The importance of friendships for young people

Teenagers and young people need to feel a sense of belonging and acceptance by their peers.

teen friendsLearning positive friendship skills helps young people feel happier and more confident. Friendships can also be great support during tough times and can offer protection against negative peer relationships.

Reaching beyond the family

As a parent you must understand and respect that while your son or daughter is a teenager, they are starting to work out who they are beyond the family boundary.

Shared interests, attitudes, social struggles and similarities with their own situation are some of the reasons young people reach out and connect with with friends.

Forming connections will help your son or daughter learn about trust, respect, acceptance and intimacy. These are important concepts for them to understand as they enter adulthood.

Being a good friend

It’s good for your son or daughter’s happiness to have a group of good friends supporting them, but to learn to be one as well.

We learn and form a lot of our ideas about relationships and friendships from our parents, so how you model these is important.

Being open, kind and friendly to others is also something that can be picked up and demonstrating strong friendships yourself will all have a big influence on your family.

Take an active interest in their friendships by asking and listening to what is going on with them.

Encourage your son or daughter to be a good friend

There are number of ways you can teach your son or daughter to be a good friend that will stand to them for their life of meeting new people and forming new relationships.

  • Showing respect to others and they are more likely to be respectful to you.
  • Encourage your son or daughter to nurture their friendships through kindness, respect and being supportive.
  • Let them know the occasional fallout between friends is natural and discuss ways to work through conflict.
  • Illustrate that forgiveness can help forge stronger friendships.
  • Sometimes young people do not realise that all friendships are not forever. People change over their lifetime and friends that your child is close to now, might not be the friendships they have in years to come and that’s OK.
  • If your son of daughter isn’t sure the friendship is good for them, they should feel confident to withdraw from that person. Get them to talk it through with you or someone they trust to give them to confidence to do this.

On yer bike for ReachOut Ireland

On Sunday, 22 May, the Ballaghadereen Cycling Club are hosting a cycle for all fitness levels and raising funds for ReachOut.com and ReachOutParents.com.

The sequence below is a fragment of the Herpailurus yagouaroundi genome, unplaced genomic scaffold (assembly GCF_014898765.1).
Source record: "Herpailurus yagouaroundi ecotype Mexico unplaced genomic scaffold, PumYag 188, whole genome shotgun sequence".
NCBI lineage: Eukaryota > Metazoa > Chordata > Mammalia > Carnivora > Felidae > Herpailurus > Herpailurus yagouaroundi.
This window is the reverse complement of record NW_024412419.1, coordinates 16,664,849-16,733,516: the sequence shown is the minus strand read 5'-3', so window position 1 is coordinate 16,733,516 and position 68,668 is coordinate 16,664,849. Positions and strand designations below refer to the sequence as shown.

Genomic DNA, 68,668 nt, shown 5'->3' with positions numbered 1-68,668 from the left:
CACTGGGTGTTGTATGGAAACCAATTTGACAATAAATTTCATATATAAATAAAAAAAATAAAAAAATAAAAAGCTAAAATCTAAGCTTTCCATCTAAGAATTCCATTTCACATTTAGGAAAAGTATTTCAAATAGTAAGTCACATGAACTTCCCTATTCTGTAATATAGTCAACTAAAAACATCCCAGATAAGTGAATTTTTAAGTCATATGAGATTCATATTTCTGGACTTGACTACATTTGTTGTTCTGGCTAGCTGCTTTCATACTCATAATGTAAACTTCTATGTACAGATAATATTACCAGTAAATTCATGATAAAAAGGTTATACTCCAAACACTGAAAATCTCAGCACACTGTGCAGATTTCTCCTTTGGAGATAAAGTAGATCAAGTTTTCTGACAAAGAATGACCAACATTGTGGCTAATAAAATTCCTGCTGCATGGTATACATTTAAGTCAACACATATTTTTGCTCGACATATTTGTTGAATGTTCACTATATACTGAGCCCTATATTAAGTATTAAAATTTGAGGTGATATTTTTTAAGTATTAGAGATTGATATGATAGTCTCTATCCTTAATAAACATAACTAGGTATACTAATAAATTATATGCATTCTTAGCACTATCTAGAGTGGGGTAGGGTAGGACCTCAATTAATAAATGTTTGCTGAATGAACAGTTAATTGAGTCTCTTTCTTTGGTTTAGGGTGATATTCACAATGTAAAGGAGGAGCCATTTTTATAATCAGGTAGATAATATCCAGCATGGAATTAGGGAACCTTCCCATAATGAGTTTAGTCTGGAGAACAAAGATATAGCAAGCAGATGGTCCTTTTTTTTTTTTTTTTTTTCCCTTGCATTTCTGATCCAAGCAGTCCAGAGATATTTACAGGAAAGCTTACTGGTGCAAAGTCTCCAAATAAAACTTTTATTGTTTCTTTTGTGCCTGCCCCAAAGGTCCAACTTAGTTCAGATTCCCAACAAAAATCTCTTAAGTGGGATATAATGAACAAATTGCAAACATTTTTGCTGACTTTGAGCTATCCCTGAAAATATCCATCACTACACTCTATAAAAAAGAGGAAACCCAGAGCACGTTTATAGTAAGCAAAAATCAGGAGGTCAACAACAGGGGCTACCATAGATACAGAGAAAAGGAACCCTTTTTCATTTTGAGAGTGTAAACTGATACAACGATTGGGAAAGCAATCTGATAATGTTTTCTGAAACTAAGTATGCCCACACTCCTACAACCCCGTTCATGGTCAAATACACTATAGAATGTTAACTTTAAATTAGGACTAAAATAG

cyclistThere’ll be three routes around Ballaghaderreen,
Co Roscommon on 22 May.

It costs €25 to enter and you can also get sponsorship to do the race as well.

Different routes

10 K for families, 50 K leisure, and 100 K for the fitter cyclists.

When: Sunday, 22 May

Where: Ballaghaderreen, Co Roscommon

Further details will be posted here, so keep an eye out and get training.

Follow the Ballaghaderreen Cycling Club on Facebook.

Supporters

We would like to thank a huge number of supporters getting on board with the Ballaghadereen Cycle.

  • Roscommon County Board
  • Mayo Association in Dublin and Galway
  • Spar Ireland
  • Toweys Topaz

Supporting teens through the Leaving Cert or Junior Cert

If you’re a parent that has a son or daughter heading for the Leaving or Junior Cert, it can feel like the whole family is involved.

Note books and pens scattered over a deskIn a way you all are, involved that is.

There are ways you can support your son or daughter getting prepared for and doing their exams.

1. Encourage breaks

Breaks are important. Make sure they take regular breaks, if they are in fact really hitting the books.

2. Try not to make threats

Students can put themselves under a lot of stress, so be careful not to add to it by laying out the worst case scenario if they don’t do well in their exams.

3. Be sparing with incentives

Having something to look forward to is a nice thing, but is not necessarily an effective motivator.

4. Making a meal of it

Try to provide meals at regular times so they can be scheduled into their study timetable. If they’re in the zone they may want to eat at their desk, which is OK every now and then.

It’s a penalty for all the family, but don’t have junk food around the house for the next two months anyway. Make sure they know to keep hydrated too.

>>Read eating well for more.

5. The importance of sleep

This cannot be underestimated. Sleep is necessary to refresh and restore the body and mind. Not only that but the exams are a long way off, and they are a bit of an endurance test.

Regular exercise and daylight need to be worked into the study routine. Limit screen time before bed and encourage good night’s sleep each night.

6. Ask if they need a hand

When help isn’t asked for or needed it can become a bone of contention. Make sure to ask first before making any ‘helpful suggestions’.

7. Help them deal with stress

If you can see that they’re struggling a bit, talk to them about it. Try to work out some solutions together, but let them air what’s going on first.

>>Read stress for more.

8. Manage your own expectations

It is really important that you manage your own expectations and also try not to project negative feelings you have about exams or school.

9. More than the results

Encouraging self-compassion and good self-esteem can help young people realise they are more than their exam results if things don’t go their way throughout the exams.

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